It’s that time of year again when the who’s who of medical imaging descend on Chicago for the annual meeting of the Radiological Society of North America (RSNA). A third of the 60,000 delegates are radiologists who travel from all corners of the globe to learn not only about the latest clinical findings, but also to discover exciting new products on offer from almost a thousand companies. This year’s theme was “Patients First”, recognition perhaps that radiologists are often perceived by patients to be detached from the doctor-patient relationship.
David Levin of Philadelphia presented a paper in which he analysed the effect that the 2010 recommendations by the United States Preventive Services Task Force had had on the willingness of women to undergo breast cancer screening. He concluded there had been a “chilling effect”, with an abrupt drop in utilisation in 2010 and a 4.3% decrease since then. While this is clearly of concern to advocates of screening, a recent paper in the New England Journal of Medicine has called into question the benefits of screening mammography.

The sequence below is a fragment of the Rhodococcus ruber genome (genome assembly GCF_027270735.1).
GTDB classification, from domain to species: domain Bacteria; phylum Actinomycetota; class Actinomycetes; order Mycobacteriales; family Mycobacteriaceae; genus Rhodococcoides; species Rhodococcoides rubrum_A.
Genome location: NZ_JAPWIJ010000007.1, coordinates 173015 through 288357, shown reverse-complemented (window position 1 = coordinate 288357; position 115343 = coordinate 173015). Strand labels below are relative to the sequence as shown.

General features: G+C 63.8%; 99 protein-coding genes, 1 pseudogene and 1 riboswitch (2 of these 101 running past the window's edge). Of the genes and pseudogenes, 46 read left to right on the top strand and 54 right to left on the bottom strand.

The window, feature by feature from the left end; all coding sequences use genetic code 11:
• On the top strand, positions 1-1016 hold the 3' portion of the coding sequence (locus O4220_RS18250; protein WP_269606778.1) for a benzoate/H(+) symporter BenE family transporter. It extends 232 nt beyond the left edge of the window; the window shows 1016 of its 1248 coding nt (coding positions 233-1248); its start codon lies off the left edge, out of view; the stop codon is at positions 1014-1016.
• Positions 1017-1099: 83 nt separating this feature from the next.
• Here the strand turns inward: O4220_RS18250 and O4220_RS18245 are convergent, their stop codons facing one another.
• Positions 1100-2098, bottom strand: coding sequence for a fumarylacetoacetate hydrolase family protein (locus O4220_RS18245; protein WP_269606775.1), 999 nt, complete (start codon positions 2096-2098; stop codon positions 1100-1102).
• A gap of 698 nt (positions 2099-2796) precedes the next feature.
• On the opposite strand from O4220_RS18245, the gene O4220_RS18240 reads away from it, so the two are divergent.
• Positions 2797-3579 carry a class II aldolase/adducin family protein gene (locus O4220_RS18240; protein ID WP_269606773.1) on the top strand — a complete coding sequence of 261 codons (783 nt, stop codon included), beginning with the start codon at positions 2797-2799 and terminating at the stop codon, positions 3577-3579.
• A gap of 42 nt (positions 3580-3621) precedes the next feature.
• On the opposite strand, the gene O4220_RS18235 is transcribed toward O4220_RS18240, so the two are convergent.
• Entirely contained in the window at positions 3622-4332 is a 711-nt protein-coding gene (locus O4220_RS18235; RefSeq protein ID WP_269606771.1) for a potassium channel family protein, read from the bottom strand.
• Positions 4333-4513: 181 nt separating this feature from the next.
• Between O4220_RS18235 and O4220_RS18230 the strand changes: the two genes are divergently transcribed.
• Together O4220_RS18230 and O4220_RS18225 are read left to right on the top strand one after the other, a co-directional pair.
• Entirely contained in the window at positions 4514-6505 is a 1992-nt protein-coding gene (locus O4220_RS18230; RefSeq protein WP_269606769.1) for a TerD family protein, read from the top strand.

Brian Haas of Yale presented a paper where he showed that by adding digital tomosynthesis to standard full-field digital mammography (FFDM) when screening for breast cancer, the recall rate is reduced from 16% to 10%. His study of over 13,000 patients showed the benefits of tomosynthesis were especially significant for younger women or those with dense breast tissue. According to Haas, “Tomosynthesis offers great promise, such as increased conspicuity of lesions and reduced false positives from overlapping tissue”.
Wendie Berg from Pittsburgh set out to answer an intriguing question: Could hand-held ultrasound serve as a primary test for breast cancer in developing countries without access to X-ray mammography? Using data from 21 sites in the USA, Canada and Argentina, she concluded: “The combination of mammography and breast ultrasound is better than either alone, but if mammography is unavailable, breast ultrasound is of benefit”. Rachel Brem presented research on the benefits of using automated breast ultrasound (ABUS) in conjunction with FFDM and showed that in a study of 15,000 asymptomatic women 112 cancers were detected, 30 of which were diagnosed by ABUS alone.
This was an ideal platform for GE Healthcare to showcase its new ABUS system, having recently acquired U-Systems. CapeRay was not at RSNA this year but we plan to be there in 2013 to launch our dual-modality system, PantoScanner Aceso.